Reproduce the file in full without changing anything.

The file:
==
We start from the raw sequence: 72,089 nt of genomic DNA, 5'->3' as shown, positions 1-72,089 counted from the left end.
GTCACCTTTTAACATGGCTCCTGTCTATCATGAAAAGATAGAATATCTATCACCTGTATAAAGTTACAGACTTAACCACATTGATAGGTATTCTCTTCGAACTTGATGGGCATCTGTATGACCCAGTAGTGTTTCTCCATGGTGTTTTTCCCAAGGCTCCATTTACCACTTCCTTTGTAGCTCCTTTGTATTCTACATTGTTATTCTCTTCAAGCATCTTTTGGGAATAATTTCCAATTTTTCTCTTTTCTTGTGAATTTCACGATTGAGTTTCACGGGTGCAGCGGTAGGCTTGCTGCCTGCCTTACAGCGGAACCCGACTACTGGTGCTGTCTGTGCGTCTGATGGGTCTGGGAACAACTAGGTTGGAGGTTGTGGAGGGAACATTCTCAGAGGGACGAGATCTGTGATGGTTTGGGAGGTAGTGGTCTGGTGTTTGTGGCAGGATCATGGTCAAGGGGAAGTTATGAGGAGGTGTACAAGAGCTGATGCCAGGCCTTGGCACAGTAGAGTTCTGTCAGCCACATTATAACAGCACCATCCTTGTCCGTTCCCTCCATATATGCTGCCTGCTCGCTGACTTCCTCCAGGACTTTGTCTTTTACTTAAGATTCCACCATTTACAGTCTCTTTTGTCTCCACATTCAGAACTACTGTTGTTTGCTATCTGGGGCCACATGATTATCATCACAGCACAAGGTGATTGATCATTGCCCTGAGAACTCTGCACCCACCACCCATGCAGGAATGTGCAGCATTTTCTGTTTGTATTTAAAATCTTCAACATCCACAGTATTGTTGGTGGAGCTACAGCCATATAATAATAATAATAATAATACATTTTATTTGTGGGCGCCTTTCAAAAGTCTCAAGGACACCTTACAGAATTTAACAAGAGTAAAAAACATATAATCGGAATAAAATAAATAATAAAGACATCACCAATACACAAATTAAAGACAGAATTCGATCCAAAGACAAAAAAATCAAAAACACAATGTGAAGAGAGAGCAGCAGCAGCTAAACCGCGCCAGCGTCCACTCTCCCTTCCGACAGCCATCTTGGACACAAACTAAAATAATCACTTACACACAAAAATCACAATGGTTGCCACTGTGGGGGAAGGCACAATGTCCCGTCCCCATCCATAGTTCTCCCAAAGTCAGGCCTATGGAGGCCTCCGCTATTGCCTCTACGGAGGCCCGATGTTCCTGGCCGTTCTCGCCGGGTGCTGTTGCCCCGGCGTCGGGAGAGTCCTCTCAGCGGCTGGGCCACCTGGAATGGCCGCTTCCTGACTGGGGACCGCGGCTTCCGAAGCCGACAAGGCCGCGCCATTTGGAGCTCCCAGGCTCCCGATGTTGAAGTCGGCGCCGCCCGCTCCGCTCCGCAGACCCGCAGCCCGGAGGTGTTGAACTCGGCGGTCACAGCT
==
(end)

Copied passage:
We start from the raw sequence: 72,089 nt of genomic DNA, 5'->3' as shown, positions 1-72,089 counted from the left end.
GTCACCTTTTAACATGGCTCCTGTCTATCATGAAAAGATAGAATATCTATCACCTGTATAAAGTTACAGACTTAACCACATTGATAGGTATTCTCTTCGAACTTGATGGGCATCTGTATGACCCAGTAGTGTTTCTCCATGGTGTTTTTCCCAAGGCTCCATTTACCACTTCCTTTGTAGCTCCTTTGTATTCTACATTGTTATTCTCTTCAAGCATCTTTTGGGAATAATTTCCAATTTTTCTCTTTTCTTGTGAATTTCACGATTGAGTTTCACGGGTGCAGCGGTAGGCTTGCTGCCTGCCTTACAGCGGAACCCGACTACTGGTGCTGTCTGTGCGTCTGATGGGTCTGGGAACAACTAGGTTGGAGGTTGTGGAGGGAACATTCTCAGAGGGACGAGATCTGTGATGGTTTGGGAGGTAGTGGTCTGGTGTTTGTGGCAGGATCATGGTCAAGGGGAAGTTATGAGGAGGTGTACAAGAGCTGATGCCAGGCCTTGGCACAGTAGAGTTCTGTCAGCCACATTATAACAGCACCATCCTTGTCCGTTCCCTCCATATATGCTGCCTGCTCGCTGACTTCCTCCAGGACTTTGTCTTTTACTTAAGATTCCACCATTTACAGTCTCTTTTGTCTCCACATTCAGAACTACTGTTGTTTGCTATCTGGGGCCACATGATTATCATCACAGCACAAGGTGATTGATCATTGCCCTGAGAACTCTGCACCCACCACCCATGCAGGAATGTGCAGCATTTTCTGTTTGTATTTAAAATCTTCAACATCCACAGTATTGTTGGTGGAGCTACAGCCATATAATAATAATAATAATAATACATTTTATTTGTGGGCGCCTTTCAAAAGTCTCAAGGACACCTTACAGAATTTAACAAGAGTAAAAAACATATAATCGGAATAAAATAAATAATAAAGACATCACCAATACACAAATTAAAGACAGAATTCGATCCAAAGACAAAAAAATCAAAAACACAATGTGAAGAGAGAGCAGCAGCAGCTAAACCGCGCCAGCGTCCACTCTCCCTTCCGACAGCCATCTTGGACACAAACTAAAATAATCACTTACACACAAAAATCACAATGGTTGCCACTGTGGGGGAAGGCACAATGTCCCGTCCCCATCCATAGTTCTCCCAAAGTCAGGCCTATGGAGGCCTCCGCTATTGCCTCTACGGAGGCCCGATGTTCCTGGCCGTTCTCGCCGGGTGCTGTTGCCCCGGCGTCGGGAGAGTCCTCTCAGCGGCTGGGCCACCTGGAATGGCCGCTTCCTGACTGGGGACCGCGGCTTCCGAAGCCGACAAGGCCGCGCCATTTGGAGCTCCCAGGCTCCCGATGTTGAAGTCGGCGCCGCCCGCTCCGCTCCGCAGACCCGCAGCCCGGAGGTGTTGAACTCGGCGGTCACAGCT